FMI Looks for Trade Show Help

Discussion
Aug 09, 2005
George Anderson

By George Anderson

Supermarket News reports that the Food Marketing Institute (FMI) is looking for an outside source to run or possibly acquire its annual trade show in Chicago.

A prime candidate, according to SN, is dmg world media, a San Francisco-based exhibition company, which is owned by Daily Mail and General Trust plc, London. The company
produces more than 300 conventions annually.

FMI, dmg and representatives of 15 major manufacturer exhibitors at the annual show are scheduled to meet this month as part of dmg’s due diligence before concluding a deal.

Moderator’s Comment: Will FMI and, more importantly, visitors and exhibitors, be better served by having a third-party run the annual grocery industry
convention? What is or rather should be the purpose of the convention?

– George Anderson – Moderator

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9 Comments on "FMI Looks for Trade Show Help"


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Bernice Hurst
Guest
15 years 6 months ago

Over the years I’ve attended primarily international food exhibitions based in a variety of European cities. With few exceptions, they are organised by specialist companies who achieve extremely good results in terms of attendance and, anecdotally, business deals. As others have said, networking is of prime importance and it generally takes quite a long time for a meeting to lead to something. Sometimes, of course, it is impossible to attribute a deal to attendance at a specific event and you have to look at your overall marketing efforts and connections. Specialist companies in this field are, in my view, an excellent example of profit making (near) perfect. Organisers need know little more than the basics of the industry in which they’re working; far more important is knowing how to make a show exciting and ensure that the most important and relevant people turn up. If the FMI links up with the right organisers, it will be of benefit to everyone.

M. Jericho Banks PhD
Guest
M. Jericho Banks PhD
15 years 6 months ago
As a long-time veteran of the FMI convention – as retailer, tech supplier in a booth, ad agency rep, speaker, food supplier in a booth, and consultant – I must agree with most of the comments already made. However, we’re missing something important, and that’s the why – and why not – to send buyers to the convention. Regvis and Rick touched briefly on the “why,” but allow me to expand: Whoever a retailer sends on this expensive trip is expected to represent their company as completely and broadly as possible, and to bring back information for colleagues who didn’t attend. In my earliest years of attending as a retailer, I was expected to create a list of objectives by consulting with my fellow department heads while looking at a list of vendors and workshops. Then, I was expected to make a comprehensive report upon my return. The “why not” for retailers sending representatives these days is that attendees treat it like a vacation. They spend little time on the display floors, and instead find… Read more »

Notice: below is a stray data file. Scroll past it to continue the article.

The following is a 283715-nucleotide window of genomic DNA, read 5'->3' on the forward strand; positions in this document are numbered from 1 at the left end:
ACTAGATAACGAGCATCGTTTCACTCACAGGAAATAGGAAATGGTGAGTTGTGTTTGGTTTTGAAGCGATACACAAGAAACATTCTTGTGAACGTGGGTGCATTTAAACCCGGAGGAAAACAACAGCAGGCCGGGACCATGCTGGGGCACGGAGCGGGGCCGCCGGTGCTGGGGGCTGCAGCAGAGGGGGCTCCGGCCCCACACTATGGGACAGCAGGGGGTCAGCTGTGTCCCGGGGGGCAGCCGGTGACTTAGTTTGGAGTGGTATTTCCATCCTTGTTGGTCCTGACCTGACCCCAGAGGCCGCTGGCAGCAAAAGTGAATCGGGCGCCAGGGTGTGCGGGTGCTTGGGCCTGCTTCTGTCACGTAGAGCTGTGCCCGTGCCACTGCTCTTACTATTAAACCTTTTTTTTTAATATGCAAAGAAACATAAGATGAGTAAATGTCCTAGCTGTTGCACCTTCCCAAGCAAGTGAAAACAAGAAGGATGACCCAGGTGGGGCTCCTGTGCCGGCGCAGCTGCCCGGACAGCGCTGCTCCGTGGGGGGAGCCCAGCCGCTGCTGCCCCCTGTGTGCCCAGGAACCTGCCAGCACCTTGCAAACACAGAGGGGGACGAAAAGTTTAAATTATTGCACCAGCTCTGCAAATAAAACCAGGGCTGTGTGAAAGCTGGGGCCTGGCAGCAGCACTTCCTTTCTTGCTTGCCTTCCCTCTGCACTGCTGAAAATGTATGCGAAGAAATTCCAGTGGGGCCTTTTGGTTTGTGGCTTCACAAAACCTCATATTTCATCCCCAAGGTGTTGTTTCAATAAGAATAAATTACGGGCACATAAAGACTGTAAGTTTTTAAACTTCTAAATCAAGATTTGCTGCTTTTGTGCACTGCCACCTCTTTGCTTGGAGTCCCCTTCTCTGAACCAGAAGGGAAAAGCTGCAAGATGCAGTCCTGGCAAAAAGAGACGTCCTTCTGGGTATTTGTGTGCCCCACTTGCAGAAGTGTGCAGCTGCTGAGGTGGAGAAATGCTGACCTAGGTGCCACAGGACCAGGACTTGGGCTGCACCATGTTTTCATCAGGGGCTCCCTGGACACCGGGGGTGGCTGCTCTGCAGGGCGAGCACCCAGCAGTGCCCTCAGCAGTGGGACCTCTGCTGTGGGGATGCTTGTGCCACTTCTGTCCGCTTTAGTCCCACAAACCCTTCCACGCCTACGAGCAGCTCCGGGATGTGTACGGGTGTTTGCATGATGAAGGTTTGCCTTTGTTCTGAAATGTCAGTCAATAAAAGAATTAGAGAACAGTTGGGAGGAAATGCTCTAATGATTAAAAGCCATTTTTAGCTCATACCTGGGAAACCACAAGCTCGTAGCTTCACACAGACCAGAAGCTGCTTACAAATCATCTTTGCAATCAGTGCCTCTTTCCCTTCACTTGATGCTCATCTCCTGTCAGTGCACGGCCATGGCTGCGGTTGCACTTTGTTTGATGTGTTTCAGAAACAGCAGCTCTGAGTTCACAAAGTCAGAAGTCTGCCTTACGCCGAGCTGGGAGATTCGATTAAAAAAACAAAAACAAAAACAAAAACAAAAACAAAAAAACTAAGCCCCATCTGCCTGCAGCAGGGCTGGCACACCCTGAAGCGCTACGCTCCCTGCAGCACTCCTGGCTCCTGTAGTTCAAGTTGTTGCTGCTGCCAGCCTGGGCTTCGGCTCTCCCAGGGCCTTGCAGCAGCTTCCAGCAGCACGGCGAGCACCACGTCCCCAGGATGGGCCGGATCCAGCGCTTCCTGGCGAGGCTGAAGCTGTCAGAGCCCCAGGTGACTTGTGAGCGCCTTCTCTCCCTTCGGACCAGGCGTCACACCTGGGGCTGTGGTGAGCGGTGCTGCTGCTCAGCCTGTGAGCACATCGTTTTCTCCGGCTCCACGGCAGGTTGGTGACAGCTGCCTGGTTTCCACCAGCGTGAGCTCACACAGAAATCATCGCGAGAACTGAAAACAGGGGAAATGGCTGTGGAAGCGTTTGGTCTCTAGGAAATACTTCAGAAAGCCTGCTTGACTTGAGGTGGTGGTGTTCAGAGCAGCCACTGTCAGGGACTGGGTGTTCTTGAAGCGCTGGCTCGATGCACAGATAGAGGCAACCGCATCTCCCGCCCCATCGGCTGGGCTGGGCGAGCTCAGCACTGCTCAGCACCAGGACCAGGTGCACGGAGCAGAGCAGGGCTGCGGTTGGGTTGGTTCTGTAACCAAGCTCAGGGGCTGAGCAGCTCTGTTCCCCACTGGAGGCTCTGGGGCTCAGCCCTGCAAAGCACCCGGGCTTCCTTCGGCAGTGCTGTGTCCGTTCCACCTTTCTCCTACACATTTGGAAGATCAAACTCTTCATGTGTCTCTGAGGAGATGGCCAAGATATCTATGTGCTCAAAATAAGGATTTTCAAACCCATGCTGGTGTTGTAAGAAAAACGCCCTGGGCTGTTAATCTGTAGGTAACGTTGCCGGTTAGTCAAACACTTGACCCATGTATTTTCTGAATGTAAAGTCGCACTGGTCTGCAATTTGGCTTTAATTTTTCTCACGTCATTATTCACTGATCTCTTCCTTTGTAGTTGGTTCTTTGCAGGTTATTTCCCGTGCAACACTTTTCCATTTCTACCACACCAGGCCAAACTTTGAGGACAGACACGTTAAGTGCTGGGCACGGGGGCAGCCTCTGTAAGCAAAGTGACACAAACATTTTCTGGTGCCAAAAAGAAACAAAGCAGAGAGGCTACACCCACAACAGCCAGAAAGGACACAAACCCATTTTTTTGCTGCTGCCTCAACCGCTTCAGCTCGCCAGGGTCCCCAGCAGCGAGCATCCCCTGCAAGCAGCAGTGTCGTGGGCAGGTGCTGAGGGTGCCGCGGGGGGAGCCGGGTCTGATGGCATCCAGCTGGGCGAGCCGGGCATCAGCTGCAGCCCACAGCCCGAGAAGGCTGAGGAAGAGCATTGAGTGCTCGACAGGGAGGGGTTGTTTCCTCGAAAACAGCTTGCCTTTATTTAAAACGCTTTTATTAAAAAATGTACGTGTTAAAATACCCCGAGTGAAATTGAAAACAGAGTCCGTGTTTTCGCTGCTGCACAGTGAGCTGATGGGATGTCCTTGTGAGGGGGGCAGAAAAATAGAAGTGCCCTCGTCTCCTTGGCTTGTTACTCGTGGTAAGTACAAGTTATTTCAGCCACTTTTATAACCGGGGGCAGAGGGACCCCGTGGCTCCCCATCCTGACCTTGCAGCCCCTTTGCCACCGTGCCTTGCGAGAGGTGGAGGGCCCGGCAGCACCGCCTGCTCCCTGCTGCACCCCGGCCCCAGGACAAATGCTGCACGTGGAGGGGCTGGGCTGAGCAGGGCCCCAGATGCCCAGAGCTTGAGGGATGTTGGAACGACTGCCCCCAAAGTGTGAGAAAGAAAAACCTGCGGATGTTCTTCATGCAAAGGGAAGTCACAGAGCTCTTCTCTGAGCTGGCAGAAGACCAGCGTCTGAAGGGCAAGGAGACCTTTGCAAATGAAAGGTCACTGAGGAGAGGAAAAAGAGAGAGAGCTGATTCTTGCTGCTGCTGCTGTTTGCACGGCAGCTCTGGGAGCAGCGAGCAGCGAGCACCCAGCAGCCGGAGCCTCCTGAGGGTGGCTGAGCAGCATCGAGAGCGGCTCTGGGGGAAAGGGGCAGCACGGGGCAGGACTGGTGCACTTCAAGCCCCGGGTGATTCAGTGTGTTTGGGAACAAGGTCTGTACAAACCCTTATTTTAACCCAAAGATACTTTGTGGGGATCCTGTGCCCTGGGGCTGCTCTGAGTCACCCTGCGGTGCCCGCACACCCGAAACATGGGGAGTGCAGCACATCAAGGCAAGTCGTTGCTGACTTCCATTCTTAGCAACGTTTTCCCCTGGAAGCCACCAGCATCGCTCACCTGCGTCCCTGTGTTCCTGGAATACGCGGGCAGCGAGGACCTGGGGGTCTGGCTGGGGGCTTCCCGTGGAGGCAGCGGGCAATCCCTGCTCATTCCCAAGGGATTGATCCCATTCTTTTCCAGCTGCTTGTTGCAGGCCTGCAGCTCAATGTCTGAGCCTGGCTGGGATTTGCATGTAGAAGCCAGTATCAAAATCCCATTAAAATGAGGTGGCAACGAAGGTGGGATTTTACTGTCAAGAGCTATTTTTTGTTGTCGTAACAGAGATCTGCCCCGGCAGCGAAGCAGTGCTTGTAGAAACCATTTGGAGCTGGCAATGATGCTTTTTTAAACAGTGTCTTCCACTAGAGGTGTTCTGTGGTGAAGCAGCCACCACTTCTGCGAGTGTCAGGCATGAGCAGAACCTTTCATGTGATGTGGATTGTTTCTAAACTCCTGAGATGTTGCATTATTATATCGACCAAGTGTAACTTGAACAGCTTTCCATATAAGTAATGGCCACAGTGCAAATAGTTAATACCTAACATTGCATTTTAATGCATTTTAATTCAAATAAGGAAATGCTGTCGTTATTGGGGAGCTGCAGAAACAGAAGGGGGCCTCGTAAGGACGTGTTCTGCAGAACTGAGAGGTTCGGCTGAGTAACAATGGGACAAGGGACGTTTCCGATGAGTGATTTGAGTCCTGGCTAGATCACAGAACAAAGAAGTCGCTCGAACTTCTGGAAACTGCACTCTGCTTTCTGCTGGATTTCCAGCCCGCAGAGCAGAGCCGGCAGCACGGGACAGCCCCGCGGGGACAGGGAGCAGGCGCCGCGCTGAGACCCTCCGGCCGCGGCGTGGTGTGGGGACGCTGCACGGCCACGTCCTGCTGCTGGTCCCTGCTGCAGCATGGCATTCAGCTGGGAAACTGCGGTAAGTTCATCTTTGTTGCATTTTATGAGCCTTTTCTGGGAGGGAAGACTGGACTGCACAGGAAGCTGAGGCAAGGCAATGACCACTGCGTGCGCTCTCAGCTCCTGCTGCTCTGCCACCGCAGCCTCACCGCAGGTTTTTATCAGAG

Lyle Larson
Guest
Lyle Larson
15 years 6 months ago
It is getting more costly each year to send people to these shows. I agree that it serves different purposes for different levels of personnel within most companies, but when the budget gets tight, it’s the people at the lower end that get cut out and they are the ones that really benefit the most from the learning aspect of the show. As far as the executive teams and the consultants, interaction and sharing of ideas is extremely important, but again there is very little space devoted to meeting in a relaxed environment to have those discussions. Trying to have a beneficial conversation standing up at the Miller concession just doesn’t do it. I believe that this FMI Show should be dealt with just like taxes: the more you lower them the more people will be able to attend the show and then everyone with come out a winner. I remember the old days of the car shows. It was a spectacular. Then every year it was the same old show. Everyone was in the… Read more »